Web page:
The decision to build Summerland was born out of demographic trends in the 1960s - the generally increasing standard of living meant that more people were taking foreign holidays, and often for the first time this included the working classes. Douglas on the Isle of Man was a traditional summer holiday destination, but it was moving into decline as the 60s wore on - it had pretty average weather and a lack of facilities or entertainment venues. The solution that was put forward by the government of the island was for a modern leisure complex to be created that would encourage tourists back to the island again. An architectural competition was held with a very vague brief (basically; "a swimming pool and whatever else you think might be useful"), which was won by a local architect, James Phillips Lomas, who presented a remarkably avant-garde design.


The proposal for Summerland basically consisted of two main phases; one was an Olympic-size swimming pool complex entitled the 'Aquadrome' and the other, 'Summerland' proper, was a massive single enclosed space into which all manner of entertainment programme was to be inserted. With a footprint of about the size of a football field, and a single 30m high roof, it was a huge, singular air-conditioned environment, designed to create a pleasant microclimate throughout the year no matter what the weather, its vastness giving the impression that it the visitor was actually outside on a wonderful summer day. The space was supported on a large truss of steel columns, with a space frame roof spanning across the top, and into this structure were inserted the oroglas panels, chosen over glass for their strength, their lightness and their ability to control solar gain.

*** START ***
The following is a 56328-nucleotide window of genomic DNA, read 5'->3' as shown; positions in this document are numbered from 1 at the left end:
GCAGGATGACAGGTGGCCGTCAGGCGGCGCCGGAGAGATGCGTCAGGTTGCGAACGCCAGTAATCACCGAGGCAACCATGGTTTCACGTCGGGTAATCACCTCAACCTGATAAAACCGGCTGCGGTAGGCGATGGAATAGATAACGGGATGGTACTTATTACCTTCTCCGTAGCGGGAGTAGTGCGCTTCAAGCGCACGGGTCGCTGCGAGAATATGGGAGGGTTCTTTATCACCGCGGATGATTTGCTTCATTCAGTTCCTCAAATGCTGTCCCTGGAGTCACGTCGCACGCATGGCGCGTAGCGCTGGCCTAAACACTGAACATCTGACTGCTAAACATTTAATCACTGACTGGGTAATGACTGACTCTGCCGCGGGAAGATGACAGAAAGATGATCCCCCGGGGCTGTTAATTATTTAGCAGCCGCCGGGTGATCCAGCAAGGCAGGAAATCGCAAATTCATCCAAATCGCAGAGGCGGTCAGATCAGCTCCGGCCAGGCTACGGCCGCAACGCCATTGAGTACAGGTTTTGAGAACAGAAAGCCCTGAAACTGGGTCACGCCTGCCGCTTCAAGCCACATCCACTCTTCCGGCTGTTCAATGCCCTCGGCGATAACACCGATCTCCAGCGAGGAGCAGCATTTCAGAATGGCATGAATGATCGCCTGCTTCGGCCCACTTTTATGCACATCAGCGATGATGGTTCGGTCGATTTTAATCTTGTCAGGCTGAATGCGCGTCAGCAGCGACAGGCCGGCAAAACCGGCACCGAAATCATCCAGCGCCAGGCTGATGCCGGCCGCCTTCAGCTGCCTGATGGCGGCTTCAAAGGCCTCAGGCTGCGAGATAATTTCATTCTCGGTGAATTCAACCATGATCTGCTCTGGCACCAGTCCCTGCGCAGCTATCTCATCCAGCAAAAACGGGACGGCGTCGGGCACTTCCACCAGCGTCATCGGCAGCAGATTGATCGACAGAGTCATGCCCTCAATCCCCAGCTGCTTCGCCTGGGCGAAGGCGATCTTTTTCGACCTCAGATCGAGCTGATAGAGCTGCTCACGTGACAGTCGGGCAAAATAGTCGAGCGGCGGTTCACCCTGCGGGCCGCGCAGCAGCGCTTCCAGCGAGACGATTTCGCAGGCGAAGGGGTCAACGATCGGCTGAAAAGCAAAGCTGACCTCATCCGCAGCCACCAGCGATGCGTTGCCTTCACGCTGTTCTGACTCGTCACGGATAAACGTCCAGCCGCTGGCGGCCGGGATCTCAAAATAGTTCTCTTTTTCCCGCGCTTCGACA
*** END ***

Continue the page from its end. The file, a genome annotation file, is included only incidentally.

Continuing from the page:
Summerland was designed to offer the visitor absolutely everything that they could get from, for example, a Spanish holiday resort. Into the cavernous greenhouse were built a number of terraces, with programme including an amusement arcade, a restaurant, a number of bars and a futuristic tanning room called the 'sundome'.  Underneath the solarium were children's entertainment and amusements, and a basement disco. In total the building was capable of holding 10,000 visitors at any one time, a rather huge amount of people to be freely moving around in just the one complex. The interior was kitted out with a very strange array of styles, from the deck chairs and stripy canopies associated with the Great British Seaside, to the 'timber Helvetica moderne' interior style that was common at the time, to the total kitsch of the interior waterfall and 'rustic walkway' made of logs, to the crazy high-tech communications tower, and the plastic tat of the bingo hall.